New Drug Approved for Smoking Cessation
> 5/31/2006 9:41:09 AM

May 31st is officially "World No Tobacco Day," and more than 44 million Americans still smoke cigarettes despite the fact that customers overwhelmingly understand their destructive nature even before picking up the habit. Once established, smoking becomes a chronic, relapsing disease which is increasingly difficult to treat and takes the lives of millions each year, but frustrated smokers may find new hope in a tobacco cessation tablet recently approved by the FDA.

Pfizer's Chantix works more powerfully than common OTC smoking treatments by providing partial stimulation of nicotine receptors in the nervous system, relieving the cravings of addiction without fully inducing the "positive reinforcement" provided by a burning cigarette. While on the medication, a patient will not receive the customary nicotine rush provided by smoking, theoretically reducing desire by removing the stimuli's satiating effect.

Twelve week sponsored studies claim the efficacy of Chantix is significantly greater than that of comparable medications like Zyban, with twenty-two percent of participants remaining smoke free one year after beginning treatment. Patients also received counseling during the trials, and many clinicians recommend that smokers attend support groups such as Nicotine Anonymous to help them work through the process of quitting.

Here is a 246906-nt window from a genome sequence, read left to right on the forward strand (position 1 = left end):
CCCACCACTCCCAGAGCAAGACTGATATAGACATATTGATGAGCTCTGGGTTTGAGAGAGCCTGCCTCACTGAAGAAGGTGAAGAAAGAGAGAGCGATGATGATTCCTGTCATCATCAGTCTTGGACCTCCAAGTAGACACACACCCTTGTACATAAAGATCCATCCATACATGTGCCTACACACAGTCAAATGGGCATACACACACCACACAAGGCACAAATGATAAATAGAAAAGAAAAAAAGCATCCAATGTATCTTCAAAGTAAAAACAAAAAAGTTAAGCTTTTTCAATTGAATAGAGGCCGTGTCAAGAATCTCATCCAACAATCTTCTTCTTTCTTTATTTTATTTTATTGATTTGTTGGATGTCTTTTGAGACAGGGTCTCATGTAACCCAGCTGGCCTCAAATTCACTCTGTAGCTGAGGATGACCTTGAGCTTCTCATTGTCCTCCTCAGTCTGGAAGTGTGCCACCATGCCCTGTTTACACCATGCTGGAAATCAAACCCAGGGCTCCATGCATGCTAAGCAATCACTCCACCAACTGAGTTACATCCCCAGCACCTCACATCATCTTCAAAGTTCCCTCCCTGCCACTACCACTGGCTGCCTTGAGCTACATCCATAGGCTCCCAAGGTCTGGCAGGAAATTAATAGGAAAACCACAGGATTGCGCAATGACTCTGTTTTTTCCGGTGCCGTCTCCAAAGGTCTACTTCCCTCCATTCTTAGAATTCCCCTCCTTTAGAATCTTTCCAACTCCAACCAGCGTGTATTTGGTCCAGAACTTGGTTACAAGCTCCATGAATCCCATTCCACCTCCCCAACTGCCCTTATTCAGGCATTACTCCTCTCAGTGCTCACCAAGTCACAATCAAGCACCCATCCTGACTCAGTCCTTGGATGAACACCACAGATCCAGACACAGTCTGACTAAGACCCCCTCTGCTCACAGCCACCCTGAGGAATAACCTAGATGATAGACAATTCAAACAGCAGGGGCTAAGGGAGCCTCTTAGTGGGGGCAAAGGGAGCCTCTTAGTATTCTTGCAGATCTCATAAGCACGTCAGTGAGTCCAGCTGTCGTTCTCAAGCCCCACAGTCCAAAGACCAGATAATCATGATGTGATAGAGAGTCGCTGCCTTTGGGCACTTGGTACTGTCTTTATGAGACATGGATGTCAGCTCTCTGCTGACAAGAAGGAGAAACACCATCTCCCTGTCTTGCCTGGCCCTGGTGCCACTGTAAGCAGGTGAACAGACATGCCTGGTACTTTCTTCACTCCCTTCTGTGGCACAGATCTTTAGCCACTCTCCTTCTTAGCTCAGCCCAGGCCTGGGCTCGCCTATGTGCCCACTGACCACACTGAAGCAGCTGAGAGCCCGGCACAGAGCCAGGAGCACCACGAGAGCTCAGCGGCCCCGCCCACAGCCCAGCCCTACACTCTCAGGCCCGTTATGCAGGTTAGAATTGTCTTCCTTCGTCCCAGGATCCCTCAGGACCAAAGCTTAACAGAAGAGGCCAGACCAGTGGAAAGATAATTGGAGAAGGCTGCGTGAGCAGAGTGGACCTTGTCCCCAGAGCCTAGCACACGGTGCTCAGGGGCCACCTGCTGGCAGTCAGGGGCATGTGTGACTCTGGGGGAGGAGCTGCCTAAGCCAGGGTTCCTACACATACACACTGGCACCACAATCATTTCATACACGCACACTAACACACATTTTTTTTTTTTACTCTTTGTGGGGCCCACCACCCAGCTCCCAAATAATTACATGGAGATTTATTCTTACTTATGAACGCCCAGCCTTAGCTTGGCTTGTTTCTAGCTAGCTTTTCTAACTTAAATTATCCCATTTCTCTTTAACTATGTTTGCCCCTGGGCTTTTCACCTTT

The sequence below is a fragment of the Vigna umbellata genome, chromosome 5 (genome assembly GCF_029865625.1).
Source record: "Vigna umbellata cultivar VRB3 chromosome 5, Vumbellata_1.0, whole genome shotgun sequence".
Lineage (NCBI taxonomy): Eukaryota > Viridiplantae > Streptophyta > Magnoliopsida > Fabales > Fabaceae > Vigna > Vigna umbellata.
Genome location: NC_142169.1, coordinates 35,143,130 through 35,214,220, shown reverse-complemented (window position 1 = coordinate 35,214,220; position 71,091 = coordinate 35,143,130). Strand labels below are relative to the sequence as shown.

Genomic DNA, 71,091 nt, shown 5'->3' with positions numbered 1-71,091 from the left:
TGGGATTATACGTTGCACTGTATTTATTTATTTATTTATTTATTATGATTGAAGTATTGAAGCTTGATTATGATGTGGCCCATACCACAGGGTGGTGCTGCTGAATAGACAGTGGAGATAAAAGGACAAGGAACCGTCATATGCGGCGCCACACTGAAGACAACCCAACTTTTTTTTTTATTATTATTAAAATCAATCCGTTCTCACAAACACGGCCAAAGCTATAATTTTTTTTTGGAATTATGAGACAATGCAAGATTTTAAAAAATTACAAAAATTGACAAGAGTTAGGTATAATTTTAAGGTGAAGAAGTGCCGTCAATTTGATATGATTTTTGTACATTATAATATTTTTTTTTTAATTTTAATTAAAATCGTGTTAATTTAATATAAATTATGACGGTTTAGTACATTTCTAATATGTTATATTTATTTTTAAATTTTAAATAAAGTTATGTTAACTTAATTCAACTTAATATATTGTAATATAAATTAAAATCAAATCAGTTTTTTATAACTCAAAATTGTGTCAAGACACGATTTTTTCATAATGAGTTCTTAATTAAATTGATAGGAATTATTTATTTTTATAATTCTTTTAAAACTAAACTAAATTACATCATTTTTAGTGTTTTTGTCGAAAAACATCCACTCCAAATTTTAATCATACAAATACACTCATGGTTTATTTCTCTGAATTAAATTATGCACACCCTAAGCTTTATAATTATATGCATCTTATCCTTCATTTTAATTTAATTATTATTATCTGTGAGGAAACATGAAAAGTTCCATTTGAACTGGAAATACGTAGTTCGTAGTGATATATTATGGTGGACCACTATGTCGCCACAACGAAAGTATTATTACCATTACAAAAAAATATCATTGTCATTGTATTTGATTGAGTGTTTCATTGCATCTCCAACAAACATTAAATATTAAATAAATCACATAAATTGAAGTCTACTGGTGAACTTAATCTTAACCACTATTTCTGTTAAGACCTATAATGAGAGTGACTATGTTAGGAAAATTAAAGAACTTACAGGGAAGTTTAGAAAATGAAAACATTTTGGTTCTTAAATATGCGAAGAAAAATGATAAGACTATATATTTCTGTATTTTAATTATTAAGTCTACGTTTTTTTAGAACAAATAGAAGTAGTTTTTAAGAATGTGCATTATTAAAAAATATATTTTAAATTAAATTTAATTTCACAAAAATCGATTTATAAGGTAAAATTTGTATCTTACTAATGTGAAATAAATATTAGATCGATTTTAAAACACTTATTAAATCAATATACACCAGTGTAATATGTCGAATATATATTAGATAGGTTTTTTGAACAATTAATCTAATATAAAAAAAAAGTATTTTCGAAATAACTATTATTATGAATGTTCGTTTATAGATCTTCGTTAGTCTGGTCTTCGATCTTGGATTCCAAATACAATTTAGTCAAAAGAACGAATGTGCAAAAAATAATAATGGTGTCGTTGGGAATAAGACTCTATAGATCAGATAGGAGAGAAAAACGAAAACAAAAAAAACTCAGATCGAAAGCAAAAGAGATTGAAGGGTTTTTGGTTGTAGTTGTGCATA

Some experts remain critical, pointing out that tobacco addiction includes both physical and psychological properties and that Chantix addresses only the former. This drug is not a silver bullet, and new prescriptions, even when coupled with successful PR campaigns, will never fully erase the appeal of a cigarette hanging from one's mouth, but any measurable reduction in the terrible toll of the world's second leading cause of death is a significant one.


I have tried Chantix for 8 days now and stopped smoking even before the day I had planned to stop smoking. From that perspective, it's great, the desire for a cigaret simply vanished!Unfortunately, over the past three days I had really bad vertigo for a few hours in the morning. It makes me feel sick and getting up or focusing on anything is really hard for a few hours (not great for work....). After only 8 days, I have thus decided to stop, hopefully I'll be strong enough to bite on my teeth to remain smoke free!
Posted by: Brigitte 2/12/2007 3:08:49 AM

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